You are here

Brooks Building

-A A +A
1896, Lansing C. Holden. 436 Spruce St.

Here H. H. Richardson's intensely personal interpretation of the Romanesque Revival is filtered into the realm of the typical urban office building by a New York City architect associated with the Delaware, Lackawanna and Western Railroad and architect of the Scranton Armory (1900; 900 Adams Street). Here multistory bays, topped by oversized arched windows, ripple across a brick mass that erupts, at the important corner of Courthouse Square, into a semicircular entrance bay grounded by a hulking stone base. The original Richardsonian Romanesque building received a later vertical addition. Next door is the neoclassical wall of the Connell Building (129 N. Washington Avenue), a large office building constructed concurrently to Holden's design.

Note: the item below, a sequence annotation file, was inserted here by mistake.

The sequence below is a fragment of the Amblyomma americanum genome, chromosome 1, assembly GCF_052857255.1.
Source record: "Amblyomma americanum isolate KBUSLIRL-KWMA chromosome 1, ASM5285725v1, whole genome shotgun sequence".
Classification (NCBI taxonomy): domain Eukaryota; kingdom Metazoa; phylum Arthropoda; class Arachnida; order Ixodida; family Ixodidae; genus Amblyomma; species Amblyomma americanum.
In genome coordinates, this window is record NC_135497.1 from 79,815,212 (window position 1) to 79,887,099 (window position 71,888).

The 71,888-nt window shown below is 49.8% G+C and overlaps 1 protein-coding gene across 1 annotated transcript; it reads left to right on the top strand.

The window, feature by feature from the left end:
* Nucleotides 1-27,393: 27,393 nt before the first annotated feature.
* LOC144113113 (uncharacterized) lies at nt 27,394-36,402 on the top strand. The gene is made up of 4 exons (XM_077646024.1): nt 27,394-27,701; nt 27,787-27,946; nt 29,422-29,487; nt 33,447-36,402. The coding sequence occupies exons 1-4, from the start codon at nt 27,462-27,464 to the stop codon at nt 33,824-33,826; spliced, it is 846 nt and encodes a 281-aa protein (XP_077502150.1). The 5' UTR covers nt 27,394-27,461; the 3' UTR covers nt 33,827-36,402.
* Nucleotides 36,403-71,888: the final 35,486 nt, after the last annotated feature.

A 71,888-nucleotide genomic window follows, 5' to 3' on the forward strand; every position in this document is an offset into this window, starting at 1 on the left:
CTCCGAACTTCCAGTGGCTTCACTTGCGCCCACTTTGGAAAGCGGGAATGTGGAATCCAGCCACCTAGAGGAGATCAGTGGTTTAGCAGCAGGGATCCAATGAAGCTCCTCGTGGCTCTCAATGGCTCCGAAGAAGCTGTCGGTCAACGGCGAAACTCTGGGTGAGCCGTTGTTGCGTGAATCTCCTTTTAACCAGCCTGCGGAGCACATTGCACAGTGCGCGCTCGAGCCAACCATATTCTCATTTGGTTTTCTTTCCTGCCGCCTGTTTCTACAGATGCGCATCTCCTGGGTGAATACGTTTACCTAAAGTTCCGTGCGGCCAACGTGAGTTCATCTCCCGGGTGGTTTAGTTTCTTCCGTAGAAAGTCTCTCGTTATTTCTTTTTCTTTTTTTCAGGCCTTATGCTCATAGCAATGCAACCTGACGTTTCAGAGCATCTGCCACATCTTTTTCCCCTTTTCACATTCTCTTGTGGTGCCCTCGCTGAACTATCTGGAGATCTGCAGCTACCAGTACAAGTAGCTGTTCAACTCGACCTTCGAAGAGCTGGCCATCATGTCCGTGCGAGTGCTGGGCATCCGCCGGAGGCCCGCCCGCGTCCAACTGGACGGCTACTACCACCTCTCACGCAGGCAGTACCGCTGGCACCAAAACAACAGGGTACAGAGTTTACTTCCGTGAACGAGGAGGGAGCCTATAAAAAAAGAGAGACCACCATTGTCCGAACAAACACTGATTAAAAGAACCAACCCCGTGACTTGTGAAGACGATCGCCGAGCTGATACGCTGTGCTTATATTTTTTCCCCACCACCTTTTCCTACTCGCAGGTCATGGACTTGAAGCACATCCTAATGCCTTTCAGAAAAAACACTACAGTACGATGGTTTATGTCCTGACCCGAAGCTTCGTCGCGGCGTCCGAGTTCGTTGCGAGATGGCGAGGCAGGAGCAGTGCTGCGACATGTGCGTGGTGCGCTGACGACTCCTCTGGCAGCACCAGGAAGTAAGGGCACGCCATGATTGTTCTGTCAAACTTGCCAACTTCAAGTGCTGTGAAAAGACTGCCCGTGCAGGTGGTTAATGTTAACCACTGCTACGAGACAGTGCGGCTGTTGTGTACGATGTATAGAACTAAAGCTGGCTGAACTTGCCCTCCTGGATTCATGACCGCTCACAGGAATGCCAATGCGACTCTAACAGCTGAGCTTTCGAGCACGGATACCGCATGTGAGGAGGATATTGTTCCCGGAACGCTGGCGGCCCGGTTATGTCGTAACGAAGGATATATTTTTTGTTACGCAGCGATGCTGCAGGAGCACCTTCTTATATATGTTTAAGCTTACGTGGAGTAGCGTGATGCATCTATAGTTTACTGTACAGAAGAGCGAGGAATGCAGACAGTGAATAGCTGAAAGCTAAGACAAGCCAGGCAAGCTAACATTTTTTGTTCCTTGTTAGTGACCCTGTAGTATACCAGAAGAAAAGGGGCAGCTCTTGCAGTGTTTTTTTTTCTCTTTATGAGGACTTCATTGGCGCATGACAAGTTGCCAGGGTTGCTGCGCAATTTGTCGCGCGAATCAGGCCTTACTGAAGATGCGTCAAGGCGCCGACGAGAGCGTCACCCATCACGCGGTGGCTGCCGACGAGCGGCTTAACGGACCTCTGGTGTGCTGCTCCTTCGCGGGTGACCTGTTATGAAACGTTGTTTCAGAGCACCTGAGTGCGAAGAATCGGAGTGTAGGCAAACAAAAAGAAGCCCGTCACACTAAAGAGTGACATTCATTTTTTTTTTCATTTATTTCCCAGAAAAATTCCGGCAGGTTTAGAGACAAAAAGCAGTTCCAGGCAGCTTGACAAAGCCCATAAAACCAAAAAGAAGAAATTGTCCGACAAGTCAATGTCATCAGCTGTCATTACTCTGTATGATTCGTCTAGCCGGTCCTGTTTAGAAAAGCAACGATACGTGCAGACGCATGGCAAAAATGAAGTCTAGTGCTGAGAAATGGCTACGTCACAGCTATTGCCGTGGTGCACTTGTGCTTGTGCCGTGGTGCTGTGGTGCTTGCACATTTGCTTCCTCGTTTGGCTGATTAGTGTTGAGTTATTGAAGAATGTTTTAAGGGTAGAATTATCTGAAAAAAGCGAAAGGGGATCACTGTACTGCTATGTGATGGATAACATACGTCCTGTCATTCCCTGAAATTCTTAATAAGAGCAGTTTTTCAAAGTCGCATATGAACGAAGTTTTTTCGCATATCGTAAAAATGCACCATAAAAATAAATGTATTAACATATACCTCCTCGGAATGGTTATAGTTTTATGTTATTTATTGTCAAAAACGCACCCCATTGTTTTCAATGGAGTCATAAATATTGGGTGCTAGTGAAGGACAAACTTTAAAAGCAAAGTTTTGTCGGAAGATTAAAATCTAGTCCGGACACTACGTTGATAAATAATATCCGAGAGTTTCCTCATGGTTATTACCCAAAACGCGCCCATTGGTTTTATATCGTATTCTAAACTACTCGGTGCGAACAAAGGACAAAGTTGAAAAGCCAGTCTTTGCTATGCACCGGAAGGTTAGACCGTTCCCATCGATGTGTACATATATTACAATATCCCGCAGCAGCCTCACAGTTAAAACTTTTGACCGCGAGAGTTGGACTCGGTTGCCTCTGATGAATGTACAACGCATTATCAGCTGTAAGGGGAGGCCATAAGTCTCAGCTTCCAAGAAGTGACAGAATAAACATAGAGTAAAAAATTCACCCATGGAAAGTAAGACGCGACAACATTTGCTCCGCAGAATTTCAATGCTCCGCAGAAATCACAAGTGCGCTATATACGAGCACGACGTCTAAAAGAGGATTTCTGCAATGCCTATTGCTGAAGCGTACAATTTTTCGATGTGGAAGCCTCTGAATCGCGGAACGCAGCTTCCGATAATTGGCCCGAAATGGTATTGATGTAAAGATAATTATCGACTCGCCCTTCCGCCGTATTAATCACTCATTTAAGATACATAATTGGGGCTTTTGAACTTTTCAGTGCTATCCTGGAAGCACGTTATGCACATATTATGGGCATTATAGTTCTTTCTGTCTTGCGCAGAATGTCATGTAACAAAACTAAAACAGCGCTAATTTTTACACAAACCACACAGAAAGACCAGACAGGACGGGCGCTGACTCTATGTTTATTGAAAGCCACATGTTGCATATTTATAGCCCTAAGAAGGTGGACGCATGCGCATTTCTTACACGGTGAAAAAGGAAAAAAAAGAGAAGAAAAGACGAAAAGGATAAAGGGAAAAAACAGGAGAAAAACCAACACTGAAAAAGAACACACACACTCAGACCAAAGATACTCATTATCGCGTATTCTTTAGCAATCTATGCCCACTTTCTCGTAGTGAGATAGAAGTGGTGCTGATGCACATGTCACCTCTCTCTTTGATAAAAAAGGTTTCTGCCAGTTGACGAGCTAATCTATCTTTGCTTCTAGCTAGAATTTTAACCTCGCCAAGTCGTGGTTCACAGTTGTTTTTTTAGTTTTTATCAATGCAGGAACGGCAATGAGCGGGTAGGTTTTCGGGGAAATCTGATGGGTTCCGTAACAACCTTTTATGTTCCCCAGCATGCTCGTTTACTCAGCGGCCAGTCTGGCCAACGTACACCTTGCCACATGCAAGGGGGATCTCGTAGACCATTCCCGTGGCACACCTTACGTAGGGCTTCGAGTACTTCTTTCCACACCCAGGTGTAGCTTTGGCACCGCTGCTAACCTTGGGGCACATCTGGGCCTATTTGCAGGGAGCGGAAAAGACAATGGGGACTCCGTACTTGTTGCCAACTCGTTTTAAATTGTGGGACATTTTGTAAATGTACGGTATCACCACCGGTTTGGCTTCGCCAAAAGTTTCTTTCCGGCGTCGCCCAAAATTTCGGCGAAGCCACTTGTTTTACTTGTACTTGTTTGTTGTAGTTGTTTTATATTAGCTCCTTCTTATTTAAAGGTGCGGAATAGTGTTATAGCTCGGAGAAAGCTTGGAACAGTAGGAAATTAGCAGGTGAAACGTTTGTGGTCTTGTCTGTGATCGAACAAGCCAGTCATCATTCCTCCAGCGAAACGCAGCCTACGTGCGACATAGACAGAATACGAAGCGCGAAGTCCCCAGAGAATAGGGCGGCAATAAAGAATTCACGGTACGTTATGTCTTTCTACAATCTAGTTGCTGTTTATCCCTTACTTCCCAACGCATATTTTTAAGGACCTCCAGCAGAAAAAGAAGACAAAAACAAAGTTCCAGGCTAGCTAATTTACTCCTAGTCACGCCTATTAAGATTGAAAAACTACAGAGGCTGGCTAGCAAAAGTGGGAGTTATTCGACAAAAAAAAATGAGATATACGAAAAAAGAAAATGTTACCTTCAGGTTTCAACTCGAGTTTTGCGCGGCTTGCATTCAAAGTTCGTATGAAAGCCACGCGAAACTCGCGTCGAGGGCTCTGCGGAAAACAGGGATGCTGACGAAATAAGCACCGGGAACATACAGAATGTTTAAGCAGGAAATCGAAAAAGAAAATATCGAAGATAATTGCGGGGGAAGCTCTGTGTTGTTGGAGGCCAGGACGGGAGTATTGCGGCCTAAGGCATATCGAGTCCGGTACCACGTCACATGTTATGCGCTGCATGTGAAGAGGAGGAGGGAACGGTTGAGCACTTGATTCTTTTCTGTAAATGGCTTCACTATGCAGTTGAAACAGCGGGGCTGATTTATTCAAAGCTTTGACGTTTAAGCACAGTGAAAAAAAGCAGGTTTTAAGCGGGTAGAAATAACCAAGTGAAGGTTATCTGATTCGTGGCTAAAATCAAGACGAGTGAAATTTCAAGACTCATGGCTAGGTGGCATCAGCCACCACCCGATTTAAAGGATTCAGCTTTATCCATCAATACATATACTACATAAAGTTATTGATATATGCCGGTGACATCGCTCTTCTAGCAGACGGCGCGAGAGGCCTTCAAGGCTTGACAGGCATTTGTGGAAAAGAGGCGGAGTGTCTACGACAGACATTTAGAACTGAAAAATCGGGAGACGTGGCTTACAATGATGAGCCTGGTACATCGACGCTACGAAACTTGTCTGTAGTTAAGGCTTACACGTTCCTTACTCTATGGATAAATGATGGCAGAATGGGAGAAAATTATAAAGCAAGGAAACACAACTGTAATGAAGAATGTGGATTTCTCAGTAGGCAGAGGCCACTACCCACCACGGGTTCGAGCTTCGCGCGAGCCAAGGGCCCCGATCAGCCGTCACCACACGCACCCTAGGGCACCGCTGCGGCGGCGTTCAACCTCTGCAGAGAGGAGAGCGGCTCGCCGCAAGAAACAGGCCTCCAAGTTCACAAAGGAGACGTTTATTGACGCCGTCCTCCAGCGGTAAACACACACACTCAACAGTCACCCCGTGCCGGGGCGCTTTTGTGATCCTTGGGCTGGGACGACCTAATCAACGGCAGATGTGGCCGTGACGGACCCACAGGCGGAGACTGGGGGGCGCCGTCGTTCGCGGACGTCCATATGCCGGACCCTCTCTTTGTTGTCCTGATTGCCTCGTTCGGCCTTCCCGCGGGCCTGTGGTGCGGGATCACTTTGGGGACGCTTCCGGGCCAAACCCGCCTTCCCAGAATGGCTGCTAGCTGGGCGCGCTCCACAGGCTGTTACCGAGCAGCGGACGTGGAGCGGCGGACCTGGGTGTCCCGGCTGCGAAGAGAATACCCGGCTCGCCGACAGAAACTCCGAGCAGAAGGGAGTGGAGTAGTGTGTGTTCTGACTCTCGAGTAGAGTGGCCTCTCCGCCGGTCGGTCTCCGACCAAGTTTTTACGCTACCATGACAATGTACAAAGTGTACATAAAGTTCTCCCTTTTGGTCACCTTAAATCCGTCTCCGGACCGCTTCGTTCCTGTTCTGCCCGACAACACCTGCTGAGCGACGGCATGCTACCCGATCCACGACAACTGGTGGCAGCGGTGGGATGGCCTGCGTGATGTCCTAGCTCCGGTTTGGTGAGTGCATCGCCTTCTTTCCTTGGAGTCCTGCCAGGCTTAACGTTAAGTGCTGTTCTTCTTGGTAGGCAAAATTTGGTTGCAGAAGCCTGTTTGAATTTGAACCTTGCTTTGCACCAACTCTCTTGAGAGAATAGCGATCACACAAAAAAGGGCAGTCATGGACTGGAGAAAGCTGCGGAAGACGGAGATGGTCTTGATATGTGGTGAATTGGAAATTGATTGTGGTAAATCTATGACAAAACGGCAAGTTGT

Writing Credits

Author: 
George E. Thomas
×

Data

What's Nearby

Citation

George E. Thomas, "Brooks Building", [Scranton, Pennsylvania], SAH Archipedia, eds. Gabrielle Esperdy and Karen Kingsley, Charlottesville: UVaP, 2012—, http://sah-archipedia.org/buildings/PA-02-LK4.

Print Source

Cover: Buildings of PA vol 2

Buildings of Pennsylvania: Philadelphia and Eastern Pennsylvania, George E. Thomas, with Patricia Likos Ricci, Richard J. Webster, Lawrence M. Newman, Robert Janosov, and Bruce Thomas. Charlottesville: University of Virginia Press, 2012, 483-483.

If SAH Archipedia has been useful to you, please consider supporting it.

SAH Archipedia tells the story of the United States through its buildings, landscapes, and cities. This freely available resource empowers the public with authoritative knowledge that deepens their understanding and appreciation of the built environment. But the Society of Architectural Historians, which created SAH Archipedia with University of Virginia Press, needs your support to maintain the high-caliber research, writing, photography, cartography, editing, design, and programming that make SAH Archipedia a trusted online resource available to all who value the history of place, heritage tourism, and learning.

, ,